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Testing is an integral part of the manufacturing process. It safeguards against defects and faults, so when a customer takes the product out of the box, it works perfectly.
When looking to outsource your manufacturing, you need to know that your chosen electronics manufacturing services (EMS) partner has good test solutions in place so that they can produce consistent, high-quality products to your customers’ requirements.
In this article, we will highlight the importance of test, and outline the different types of test your EMS partner should offer.
Test Versus Inspection
Test should not be confused with inspection. During production, products are usually inspected through manufacturing defects analysis (MDA). The purpose is to check that the right components are correctly soldered in the right places. A process of repeatable inspection is essential as it allows for any faults to be found early in the process, reducing re-work.
Inspection can confirm that the parts have been fitted in the right place—that is, the manufacturing process is sound—but can’t tell you that the finished product works. Implementing a test strategy is really the only way to confirm if a product works. And if it doesn’t work as expected, I’m sure you’d rather it was your EMS partner that found this out, and not your customer.
In-Circuit and Flying Probe
In-circuit test (ICT) and flying probe are arguably the two most popular types of Automated Test Equipment (ATE) used to test printed circuit board assemblies (PCBAs).
At a basic level, they are types of MDA. They cover the majority of the most common process faults that occur, such as open circuits (e.g. something not soldered), short circuits, passive component measurements (resistors and capacitors) and diode and transistor orientation.
But they also measure the value of components. ICT can provide limited analogue and digital measurements, a ‘vectorless’ test to check the soldering of pins to the PCB through a non-contact probe or plate, and even offers some basic functional testing. And flying probe offers limited optical inspection, which can add coverage for those components that can’t be accessed electrically.
For both flying probe and ICT you will need to provide a Bill of Materials (BOM) and Computer Aided Design (CAD) data, as well as populated and unpopulated sample PCBs.
Typically, you wouldn’t need to use both of these methods. A good EMS partner will help guide you on which will be the best solution for your product.
Boundary scan testing is used for checking the correct connection between large digital devices on a PCB. It uses test logic that has already been built into the digital integrated circuits (ICs) on the board, thereby removing the need for physical test probes and equipping manufacturers to debug and program complex digital circuits.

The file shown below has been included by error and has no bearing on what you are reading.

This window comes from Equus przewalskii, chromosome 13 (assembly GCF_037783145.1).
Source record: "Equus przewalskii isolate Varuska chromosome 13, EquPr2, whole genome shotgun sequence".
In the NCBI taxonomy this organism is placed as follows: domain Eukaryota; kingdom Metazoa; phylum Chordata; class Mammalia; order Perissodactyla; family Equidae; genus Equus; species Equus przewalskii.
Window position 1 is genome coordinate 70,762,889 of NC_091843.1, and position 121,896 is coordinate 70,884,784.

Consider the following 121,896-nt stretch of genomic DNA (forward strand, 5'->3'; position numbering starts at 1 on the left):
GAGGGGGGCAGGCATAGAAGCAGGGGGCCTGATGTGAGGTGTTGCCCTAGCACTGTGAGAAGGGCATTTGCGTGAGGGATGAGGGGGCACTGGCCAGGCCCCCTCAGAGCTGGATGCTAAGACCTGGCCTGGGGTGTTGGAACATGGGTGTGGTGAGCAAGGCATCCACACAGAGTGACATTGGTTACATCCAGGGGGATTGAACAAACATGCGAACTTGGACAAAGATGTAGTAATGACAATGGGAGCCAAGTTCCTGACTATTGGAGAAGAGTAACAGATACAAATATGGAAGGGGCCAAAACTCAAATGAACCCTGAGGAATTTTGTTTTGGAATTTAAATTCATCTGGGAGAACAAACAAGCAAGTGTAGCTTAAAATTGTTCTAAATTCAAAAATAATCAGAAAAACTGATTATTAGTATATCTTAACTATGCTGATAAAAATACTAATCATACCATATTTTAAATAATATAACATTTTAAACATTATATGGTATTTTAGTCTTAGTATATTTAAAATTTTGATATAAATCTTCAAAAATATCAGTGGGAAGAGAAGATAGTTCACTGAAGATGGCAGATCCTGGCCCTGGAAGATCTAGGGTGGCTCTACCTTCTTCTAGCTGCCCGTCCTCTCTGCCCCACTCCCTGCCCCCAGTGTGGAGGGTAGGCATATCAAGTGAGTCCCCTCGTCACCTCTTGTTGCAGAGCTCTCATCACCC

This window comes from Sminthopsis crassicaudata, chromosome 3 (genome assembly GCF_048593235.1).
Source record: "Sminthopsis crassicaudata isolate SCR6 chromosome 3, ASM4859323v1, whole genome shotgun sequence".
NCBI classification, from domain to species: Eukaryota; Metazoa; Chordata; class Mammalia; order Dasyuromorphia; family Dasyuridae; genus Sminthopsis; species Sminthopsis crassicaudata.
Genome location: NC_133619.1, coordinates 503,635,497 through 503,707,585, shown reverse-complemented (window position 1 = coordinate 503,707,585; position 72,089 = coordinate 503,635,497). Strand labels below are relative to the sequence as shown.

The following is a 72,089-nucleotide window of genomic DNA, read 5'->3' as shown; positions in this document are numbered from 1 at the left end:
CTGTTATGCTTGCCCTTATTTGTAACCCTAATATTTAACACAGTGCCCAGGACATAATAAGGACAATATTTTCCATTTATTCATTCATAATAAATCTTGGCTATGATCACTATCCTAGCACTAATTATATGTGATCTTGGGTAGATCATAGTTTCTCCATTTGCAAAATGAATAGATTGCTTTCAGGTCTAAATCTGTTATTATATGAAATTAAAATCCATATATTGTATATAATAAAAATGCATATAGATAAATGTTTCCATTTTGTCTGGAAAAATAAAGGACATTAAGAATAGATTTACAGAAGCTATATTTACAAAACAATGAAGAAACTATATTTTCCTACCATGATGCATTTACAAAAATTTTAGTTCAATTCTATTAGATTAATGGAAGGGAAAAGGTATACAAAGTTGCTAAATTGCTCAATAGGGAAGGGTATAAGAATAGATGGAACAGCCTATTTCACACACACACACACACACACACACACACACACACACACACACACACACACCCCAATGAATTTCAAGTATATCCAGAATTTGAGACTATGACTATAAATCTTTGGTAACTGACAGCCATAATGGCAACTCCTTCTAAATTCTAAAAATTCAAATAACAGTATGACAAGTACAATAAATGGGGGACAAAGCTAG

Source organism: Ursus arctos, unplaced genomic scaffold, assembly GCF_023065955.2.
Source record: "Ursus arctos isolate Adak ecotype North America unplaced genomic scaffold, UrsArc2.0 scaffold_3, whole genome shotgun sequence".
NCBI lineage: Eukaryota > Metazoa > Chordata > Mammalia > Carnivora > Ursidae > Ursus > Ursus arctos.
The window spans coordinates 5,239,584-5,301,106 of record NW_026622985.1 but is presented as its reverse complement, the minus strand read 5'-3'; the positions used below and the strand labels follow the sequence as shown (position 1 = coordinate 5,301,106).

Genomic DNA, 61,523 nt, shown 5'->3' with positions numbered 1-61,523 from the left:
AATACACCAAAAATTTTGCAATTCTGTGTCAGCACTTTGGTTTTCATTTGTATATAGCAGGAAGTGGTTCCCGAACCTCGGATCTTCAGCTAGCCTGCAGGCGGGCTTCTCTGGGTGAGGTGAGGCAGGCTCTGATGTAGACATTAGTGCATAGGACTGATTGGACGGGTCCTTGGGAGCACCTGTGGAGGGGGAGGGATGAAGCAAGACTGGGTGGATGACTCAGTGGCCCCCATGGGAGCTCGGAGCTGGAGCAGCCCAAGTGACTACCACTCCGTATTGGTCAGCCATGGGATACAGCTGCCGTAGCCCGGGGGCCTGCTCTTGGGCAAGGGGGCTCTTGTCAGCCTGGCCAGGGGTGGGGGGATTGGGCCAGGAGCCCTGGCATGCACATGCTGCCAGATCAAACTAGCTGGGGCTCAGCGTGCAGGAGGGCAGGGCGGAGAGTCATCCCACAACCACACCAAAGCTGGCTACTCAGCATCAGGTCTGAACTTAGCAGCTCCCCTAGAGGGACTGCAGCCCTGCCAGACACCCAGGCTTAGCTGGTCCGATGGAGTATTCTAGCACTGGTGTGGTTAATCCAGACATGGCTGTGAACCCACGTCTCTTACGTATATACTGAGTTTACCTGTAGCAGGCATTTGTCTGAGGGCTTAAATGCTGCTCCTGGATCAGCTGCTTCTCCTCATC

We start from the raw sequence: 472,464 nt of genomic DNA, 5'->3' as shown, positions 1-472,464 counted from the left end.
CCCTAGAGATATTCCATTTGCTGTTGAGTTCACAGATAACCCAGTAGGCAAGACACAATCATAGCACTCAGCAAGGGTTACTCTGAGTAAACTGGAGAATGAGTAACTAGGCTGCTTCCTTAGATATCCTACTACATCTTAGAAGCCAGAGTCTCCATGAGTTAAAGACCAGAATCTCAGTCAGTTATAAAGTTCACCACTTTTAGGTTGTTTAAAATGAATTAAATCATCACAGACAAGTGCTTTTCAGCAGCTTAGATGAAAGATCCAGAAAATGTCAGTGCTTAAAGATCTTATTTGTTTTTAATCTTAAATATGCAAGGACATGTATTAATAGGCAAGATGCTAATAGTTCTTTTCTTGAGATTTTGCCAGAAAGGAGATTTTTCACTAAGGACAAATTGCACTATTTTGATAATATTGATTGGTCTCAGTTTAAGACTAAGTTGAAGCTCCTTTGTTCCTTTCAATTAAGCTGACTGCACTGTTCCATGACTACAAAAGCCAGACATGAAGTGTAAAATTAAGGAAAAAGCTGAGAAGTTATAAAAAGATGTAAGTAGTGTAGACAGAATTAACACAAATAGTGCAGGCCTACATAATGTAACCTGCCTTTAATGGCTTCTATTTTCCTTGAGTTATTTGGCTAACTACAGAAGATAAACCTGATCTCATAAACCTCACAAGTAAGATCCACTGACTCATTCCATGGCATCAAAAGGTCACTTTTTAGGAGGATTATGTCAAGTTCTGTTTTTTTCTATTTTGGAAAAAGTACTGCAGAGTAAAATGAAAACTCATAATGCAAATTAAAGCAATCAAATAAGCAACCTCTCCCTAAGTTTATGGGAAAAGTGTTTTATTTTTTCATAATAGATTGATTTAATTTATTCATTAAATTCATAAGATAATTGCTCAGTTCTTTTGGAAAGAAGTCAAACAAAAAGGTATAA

Boundary scan can be used in tandem with ICT or flying probe, but on a board with multiple ICs, it is more likely to be used as a standalone test method. Implementing this solution does require a tailored software program and the cost of the license needed to write the program is usually around £3,000 but this can increase upwards of £10,000 in some instances.
Cost aside, boundary scan is a reliable and quick test that takes just a few seconds and delivers in-circuit levels of test coverage and diagnostics for digital circuits.
Electrical Safety Testing
On electrical assemblies, electrical safety testing is essential as it helps ensure the integrity of the assembly. It’s essential for any product that uses electricity, and should be carried out as a matter of course.
The simplest form is portable appliance testing (PAT). A product is connected to PAT equipment, which checks whether it’s safe to use and that the relevant electrical components are insulated. For higher voltage products, a flash test should be implemented to check whether the insulators have enough strength for the voltage. A higher than usual voltage is applied and, to pass, it should be able to withstand this stress.
Unlike the test methods above, this one is focused on the design rather than the manufacturing quality. It’s testing to see if the product works as it should.
This should be the final test before the product reaches the hands of the customer. While it adds little to the value to the production process, it does provide that extra comfort—you can sleep easy at night knowing your customers will receive products that do indeed work!
But functional test should never be relied on alone. Not least because if it doesn’t work at this point, there’s not much you can do except start from scratch. And a product can still pass a functional test even if something is wrong at a component level, for example missing and wrong value components can go undetected. This is why we always recommend implementing a robust test strategy, designed to verify each stage of the build process and sub assembly of the finished product.
Test should not be an afterthought. If treated as such there is a real possibility all the hard work and effort put into outsourcing your manufacturing will have been wasted. Selecting an outsourcing approach that incorporates a solid test strategy will help reduce costs, and maximize product reliability. The test options outlined here are not mutually exclusive; they cover different elements of the manufacturing process and, depending on your product, a combination should be implemented. Your EMS partner should work with you to devise the best test strategy for your needs.